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Christchurch scientist gets Marsden funding to look at Jekyll and Hyde chemical

Tuesday 29 October 2013 4:56pm

Professor Tony Kettle and his colleagues from the University of Otago, Christchurch (UOC), have won a Marsden Fund grant to better understand a ‘Jekyll and Hyde’ chemical with a role in heart disease, cancer, cystic fibrosis, and rheumatoid arthritis.

Professor Kettle, who is one of the directors of UOC’s Centre for Free Radical Research, was awarded $847,826 from the fund.

His is one of 109 successful Marsden Fund projects selected from a pool of 1157 proposals.

Professor Kettle will specifically investigate how and when chlorine bleach ties knots in proteins. Chlorine bleach is produced by white blood cells in our bodies to kill bacteria. However it also plays a negative role in inflammatory diseases by damaging essential proteins.

Kettle says new research suggests an oxidizing agent like chlorine bleach is generated by an enzyme in cells that produce connective tissue.

“The bleach is needed to strengthen collagen by linking its strands together to form a resilient protein mesh. Without this cross-linked mesh, individuals can develop cataracts and an autoimmune disease that destroys the kidneys and causes the lungs to hemorrhage. Chlorine bleach should be viewed as a natural chemical with a Jekyll and Hyde personality. It helps us to fight infections and form strong connective tissue but also endangers our health during uncontrolled inflammation.”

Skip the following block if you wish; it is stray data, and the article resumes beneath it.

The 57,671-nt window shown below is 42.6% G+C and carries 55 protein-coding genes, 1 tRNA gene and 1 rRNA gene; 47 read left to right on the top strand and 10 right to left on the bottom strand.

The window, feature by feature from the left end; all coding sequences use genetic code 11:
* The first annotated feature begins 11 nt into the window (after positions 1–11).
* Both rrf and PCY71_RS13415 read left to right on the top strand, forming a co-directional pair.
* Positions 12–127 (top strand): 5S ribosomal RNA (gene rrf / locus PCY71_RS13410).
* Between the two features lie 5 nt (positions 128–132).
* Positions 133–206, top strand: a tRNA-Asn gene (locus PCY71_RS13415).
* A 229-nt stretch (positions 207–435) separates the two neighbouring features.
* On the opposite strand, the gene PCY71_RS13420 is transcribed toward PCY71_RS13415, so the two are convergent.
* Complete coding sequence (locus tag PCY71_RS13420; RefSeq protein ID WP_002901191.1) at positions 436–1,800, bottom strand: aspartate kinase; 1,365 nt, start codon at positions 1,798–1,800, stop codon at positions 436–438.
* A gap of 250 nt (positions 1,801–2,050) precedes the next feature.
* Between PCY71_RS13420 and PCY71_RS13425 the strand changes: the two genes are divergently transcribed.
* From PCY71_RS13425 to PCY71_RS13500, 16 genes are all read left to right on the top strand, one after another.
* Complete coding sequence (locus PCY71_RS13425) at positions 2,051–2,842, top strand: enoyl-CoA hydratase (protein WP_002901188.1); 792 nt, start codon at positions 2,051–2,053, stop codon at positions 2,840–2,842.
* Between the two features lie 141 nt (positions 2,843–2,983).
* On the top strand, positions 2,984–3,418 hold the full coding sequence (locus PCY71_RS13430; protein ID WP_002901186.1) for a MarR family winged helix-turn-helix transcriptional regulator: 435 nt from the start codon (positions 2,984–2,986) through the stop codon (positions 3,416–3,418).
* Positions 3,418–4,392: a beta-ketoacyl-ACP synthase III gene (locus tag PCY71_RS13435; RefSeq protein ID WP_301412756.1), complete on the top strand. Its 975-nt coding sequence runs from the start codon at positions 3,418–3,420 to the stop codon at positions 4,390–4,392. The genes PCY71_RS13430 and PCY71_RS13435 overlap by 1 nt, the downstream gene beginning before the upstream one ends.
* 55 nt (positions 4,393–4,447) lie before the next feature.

Professor Kettle and his team will develop new methods to identify the cross-links in proteins from inflammatory sites in patients with heart disease, cancer, cystic fibrosis, and rheumatoid arthritis. These methods will also help identify the essential cross-links in collagen, he says.

The Christchurch scientists will team up with researchers from Vienna and Budapest to understand how peroxidasin produces chlorine bleach and whether it is used to weave proteins into strong molecular structures.

Professor Kettle says knowledge from this grant will advance the understanding of how tissues are damaged during inflammation and show how the reactivity of chlorine bleach has been exploited by evolution to tie essential knots in the strands of collagen.